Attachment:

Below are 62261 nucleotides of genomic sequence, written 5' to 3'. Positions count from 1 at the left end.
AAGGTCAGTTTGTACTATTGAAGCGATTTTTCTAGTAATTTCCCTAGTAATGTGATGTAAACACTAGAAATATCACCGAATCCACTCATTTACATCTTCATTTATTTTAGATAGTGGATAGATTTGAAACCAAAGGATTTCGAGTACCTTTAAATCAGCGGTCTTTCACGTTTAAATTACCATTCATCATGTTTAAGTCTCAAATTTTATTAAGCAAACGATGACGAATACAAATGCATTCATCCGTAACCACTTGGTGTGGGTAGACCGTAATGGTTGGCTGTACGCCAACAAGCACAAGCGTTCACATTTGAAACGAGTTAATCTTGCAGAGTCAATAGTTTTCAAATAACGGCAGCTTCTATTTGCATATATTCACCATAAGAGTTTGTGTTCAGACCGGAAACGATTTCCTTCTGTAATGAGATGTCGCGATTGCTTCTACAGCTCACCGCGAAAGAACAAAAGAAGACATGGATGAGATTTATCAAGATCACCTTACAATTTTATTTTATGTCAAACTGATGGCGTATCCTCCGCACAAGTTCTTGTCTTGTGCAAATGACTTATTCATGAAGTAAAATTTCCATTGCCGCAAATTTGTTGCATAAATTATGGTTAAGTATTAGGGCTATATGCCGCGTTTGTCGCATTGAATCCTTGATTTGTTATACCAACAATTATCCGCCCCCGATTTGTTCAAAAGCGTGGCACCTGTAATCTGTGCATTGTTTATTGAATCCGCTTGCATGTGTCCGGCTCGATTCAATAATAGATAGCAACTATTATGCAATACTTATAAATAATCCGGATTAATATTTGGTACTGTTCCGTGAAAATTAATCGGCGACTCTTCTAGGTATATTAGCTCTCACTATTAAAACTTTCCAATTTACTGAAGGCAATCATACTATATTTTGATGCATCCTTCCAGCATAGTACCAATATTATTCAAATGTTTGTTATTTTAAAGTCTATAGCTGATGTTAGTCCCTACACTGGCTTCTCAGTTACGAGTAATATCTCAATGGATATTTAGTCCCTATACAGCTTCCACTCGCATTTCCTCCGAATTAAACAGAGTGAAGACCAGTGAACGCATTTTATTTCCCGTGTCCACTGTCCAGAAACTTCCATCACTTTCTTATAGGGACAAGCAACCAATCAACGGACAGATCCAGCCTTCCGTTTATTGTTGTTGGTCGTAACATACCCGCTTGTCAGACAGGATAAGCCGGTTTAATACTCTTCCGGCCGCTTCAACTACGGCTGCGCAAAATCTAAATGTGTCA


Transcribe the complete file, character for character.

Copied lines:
Below are 62261 nucleotides of genomic sequence, written 5' to 3'. Positions count from 1 at the left end.
AAGGTCAGTTTGTACTATTGAAGCGATTTTTCTAGTAATTTCCCTAGTAATGTGATGTAAACACTAGAAATATCACCGAATCCACTCATTTACATCTTCATTTATTTTAGATAGTGGATAGATTTGAAACCAAAGGATTTCGAGTACCTTTAAATCAGCGGTCTTTCACGTTTAAATTACCATTCATCATGTTTAAGTCTCAAATTTTATTAAGCAAACGATGACGAATACAAATGCATTCATCCGTAACCACTTGGTGTGGGTAGACCGTAATGGTTGGCTGTACGCCAACAAGCACAAGCGTTCACATTTGAAACGAGTTAATCTTGCAGAGTCAATAGTTTTCAAATAACGGCAGCTTCTATTTGCATATATTCACCATAAGAGTTTGTGTTCAGACCGGAAACGATTTCCTTCTGTAATGAGATGTCGCGATTGCTTCTACAGCTCACCGCGAAAGAACAAAAGAAGACATGGATGAGATTTATCAAGATCACCTTACAATTTTATTTTATGTCAAACTGATGGCGTATCCTCCGCACAAGTTCTTGTCTTGTGCAAATGACTTATTCATGAAGTAAAATTTCCATTGCCGCAAATTTGTTGCATAAATTATGGTTAAGTATTAGGGCTATATGCCGCGTTTGTCGCATTGAATCCTTGATTTGTTATACCAACAATTATCCGCCCCCGATTTGTTCAAAAGCGTGGCACCTGTAATCTGTGCATTGTTTATTGAATCCGCTTGCATGTGTCCGGCTCGATTCAATAATAGATAGCAACTATTATGCAATACTTATAAATAATCCGGATTAATATTTGGTACTGTTCCGTGAAAATTAATCGGCGACTCTTCTAGGTATATTAGCTCTCACTATTAAAACTTTCCAATTTACTGAAGGCAATCATACTATATTTTGATGCATCCTTCCAGCATAGTACCAATATTATTCAAATGTTTGTTATTTTAAAGTCTATAGCTGATGTTAGTCCCTACACTGGCTTCTCAGTTACGAGTAATATCTCAATGGATATTTAGTCCCTATACAGCTTCCACTCGCATTTCCTCCGAATTAAACAGAGTGAAGACCAGTGAACGCATTTTATTTCCCGTGTCCACTGTCCAGAAACTTCCATCACTTTCTTATAGGGACAAGCAACCAATCAACGGACAGATCCAGCCTTCCGTTTATTGTTGTTGGTCGTAACATACCCGCTTGTCAGACAGGATAAGCCGGTTTAATACTCTTCCGGCCGCTTCAACTACGGCTGCGCAAAATCTAAATGTGTCA